While I think my stand was amazing coming out of the package, I was inspired by Jason at the TBWPODCAST to do a little better. I wrote up how I used rubber, zip ties, and military surplus gear to drastically improve how quiet and comfortable my stand is to use. Read about it HERE if you missed it before. The final modification I made was to remove the beloved “batwing” and go with an EZ-Hang strap. Look at my zip tie and Yak Grips in the Sticktalk article, those are really slick!

With my treestand 100% awesome, now I needed sticks to get me up there. Muddy had just released their new Pro Sticks and I was intrigued. While I much prefer three long sticks to 4 short ones, these had a few HUGE advantages over the LW sticks. First the rope and cam buckle system is absolutely perfect. It is actually impossible to make metal to metal noise with one of these sticks. Second, every step is a double step so you don’t have to swap your step from side to side. As a nice bonus they are geared together so if you pull one side down it brings the other side along with it.

Assuming I’d hang my first stick at waist or chest height, I could set my second stick across the top of the first. That left me two sticks to figure out. I ended up putting two loops on each side of my harness at my waist, but out of the way of my lineman’s belt loops. I also added 550 cord loops to two of my sticks, now I can click them in to my waist with rubber covered mini carabiners. Other than the loops on two of them, I have not modified them in any structural way. I did wrap them with Howie’s Hockey Tape on a slow winter weekend last year, but functionally they are just like they came from the factory.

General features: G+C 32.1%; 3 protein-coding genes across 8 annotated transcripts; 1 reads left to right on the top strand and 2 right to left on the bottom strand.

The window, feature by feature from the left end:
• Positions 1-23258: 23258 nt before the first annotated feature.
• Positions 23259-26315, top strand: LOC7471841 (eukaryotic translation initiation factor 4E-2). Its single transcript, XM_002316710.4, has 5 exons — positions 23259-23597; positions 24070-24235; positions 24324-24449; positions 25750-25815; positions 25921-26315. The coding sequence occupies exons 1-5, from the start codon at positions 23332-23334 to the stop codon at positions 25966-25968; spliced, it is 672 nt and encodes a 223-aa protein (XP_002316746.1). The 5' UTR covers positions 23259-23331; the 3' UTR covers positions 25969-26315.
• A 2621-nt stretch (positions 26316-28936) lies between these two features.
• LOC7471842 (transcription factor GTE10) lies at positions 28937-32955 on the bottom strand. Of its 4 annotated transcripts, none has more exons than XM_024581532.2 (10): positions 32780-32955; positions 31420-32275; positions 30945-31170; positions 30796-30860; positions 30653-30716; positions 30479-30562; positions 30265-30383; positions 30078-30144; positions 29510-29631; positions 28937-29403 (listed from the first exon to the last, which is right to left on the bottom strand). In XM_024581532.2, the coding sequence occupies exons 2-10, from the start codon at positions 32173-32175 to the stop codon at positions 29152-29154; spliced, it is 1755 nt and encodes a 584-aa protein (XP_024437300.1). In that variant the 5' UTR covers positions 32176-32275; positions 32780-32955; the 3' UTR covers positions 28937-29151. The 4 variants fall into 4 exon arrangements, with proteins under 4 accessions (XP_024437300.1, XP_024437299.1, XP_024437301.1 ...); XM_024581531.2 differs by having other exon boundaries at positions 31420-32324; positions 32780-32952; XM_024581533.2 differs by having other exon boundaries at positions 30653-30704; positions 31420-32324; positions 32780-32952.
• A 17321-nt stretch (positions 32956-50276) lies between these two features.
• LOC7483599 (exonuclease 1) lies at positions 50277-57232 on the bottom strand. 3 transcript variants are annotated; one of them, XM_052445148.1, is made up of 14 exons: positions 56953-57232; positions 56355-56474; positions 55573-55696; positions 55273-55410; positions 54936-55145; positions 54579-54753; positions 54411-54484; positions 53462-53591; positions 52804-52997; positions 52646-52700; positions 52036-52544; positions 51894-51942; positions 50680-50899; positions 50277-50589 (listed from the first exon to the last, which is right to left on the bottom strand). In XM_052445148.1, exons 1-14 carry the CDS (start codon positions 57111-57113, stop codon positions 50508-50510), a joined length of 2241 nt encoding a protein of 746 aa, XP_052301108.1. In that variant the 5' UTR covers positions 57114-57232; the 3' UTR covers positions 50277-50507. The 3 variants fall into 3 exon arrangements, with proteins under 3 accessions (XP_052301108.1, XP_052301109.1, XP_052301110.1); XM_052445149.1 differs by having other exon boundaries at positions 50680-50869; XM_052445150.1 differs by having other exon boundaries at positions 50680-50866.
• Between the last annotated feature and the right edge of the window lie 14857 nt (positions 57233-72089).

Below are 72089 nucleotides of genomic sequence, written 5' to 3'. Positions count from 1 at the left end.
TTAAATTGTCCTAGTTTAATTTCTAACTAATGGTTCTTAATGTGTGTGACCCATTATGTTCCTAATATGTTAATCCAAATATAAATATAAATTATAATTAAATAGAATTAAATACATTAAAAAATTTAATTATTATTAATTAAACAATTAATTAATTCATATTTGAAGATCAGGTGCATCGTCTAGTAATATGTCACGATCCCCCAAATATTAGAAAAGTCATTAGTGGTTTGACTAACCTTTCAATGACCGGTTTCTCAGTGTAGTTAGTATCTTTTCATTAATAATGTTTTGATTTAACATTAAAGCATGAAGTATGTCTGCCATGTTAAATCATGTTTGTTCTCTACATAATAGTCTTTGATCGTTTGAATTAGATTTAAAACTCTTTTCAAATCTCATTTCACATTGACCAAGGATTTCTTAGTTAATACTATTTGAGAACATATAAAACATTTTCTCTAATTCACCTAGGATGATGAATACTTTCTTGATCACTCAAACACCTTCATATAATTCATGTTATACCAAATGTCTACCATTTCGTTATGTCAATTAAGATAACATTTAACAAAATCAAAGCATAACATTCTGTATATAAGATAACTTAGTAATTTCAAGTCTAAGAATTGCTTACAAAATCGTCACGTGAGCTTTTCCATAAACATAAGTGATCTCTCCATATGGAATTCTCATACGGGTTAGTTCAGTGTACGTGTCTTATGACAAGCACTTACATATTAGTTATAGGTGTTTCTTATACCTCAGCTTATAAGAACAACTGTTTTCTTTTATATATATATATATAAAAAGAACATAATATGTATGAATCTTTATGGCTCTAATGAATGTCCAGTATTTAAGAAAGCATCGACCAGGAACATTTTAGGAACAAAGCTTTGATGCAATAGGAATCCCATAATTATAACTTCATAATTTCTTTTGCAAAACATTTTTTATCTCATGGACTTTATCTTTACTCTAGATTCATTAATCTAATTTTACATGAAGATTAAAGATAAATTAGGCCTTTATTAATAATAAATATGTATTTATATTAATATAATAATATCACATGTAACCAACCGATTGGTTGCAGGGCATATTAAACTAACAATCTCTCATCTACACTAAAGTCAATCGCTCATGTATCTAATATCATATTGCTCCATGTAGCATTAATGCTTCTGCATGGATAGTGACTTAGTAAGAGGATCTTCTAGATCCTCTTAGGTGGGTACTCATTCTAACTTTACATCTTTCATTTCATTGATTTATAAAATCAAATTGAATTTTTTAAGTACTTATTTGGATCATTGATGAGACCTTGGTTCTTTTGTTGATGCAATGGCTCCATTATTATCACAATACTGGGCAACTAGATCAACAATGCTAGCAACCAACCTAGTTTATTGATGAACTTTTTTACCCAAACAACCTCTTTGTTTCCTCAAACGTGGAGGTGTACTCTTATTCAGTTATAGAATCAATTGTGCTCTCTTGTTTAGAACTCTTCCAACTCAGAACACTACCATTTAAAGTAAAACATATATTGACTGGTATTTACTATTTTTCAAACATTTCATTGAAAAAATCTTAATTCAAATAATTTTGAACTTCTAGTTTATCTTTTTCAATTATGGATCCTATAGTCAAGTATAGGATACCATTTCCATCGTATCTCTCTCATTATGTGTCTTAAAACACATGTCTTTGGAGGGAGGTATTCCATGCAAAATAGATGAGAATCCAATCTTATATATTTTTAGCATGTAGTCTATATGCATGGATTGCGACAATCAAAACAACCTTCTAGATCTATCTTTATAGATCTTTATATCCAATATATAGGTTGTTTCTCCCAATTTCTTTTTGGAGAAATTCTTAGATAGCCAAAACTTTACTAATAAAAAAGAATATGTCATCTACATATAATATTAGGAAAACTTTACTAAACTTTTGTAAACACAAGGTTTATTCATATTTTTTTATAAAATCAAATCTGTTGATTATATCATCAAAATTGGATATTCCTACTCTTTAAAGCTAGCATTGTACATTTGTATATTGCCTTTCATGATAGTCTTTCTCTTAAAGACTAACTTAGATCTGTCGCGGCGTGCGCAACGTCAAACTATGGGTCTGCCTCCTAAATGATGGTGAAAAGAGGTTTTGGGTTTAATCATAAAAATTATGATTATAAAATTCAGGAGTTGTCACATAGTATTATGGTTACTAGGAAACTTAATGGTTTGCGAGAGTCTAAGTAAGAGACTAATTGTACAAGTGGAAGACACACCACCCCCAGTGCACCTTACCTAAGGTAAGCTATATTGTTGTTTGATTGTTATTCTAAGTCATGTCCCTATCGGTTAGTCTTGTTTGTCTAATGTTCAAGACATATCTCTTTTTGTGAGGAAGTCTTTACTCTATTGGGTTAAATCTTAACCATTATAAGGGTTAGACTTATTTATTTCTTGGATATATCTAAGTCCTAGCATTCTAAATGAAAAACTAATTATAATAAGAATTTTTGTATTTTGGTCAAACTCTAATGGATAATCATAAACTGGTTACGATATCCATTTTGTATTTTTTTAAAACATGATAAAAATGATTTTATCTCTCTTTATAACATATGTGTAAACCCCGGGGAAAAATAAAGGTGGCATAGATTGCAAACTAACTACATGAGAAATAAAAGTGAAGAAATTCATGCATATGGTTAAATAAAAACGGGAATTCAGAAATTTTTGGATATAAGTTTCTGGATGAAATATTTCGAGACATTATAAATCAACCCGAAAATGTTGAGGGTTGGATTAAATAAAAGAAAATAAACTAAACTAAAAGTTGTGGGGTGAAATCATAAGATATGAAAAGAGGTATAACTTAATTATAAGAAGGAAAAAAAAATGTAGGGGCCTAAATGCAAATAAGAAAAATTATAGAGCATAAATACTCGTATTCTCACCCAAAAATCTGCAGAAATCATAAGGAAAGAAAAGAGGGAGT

So aside from the hardware, there is one trick that makes all of this work especially good for me. I walk to my tree with my stand on my back, and my backpack hanging on it. I have my bow in my right hand, and my sticks in my left. At the bottom of the tree I always do the exact same thing:

  1. I put everything on the ground.
  2. I put on my harness, I put my EZ-Hang strap in my right cargo pocket, and my second strap in my left cargo pocket.
  3. I take my lineman’s belt and attach it to my harness.
  4. I have a rope permanently attached to the top handle of my backpack, I fish it all out and make sure its tangle free.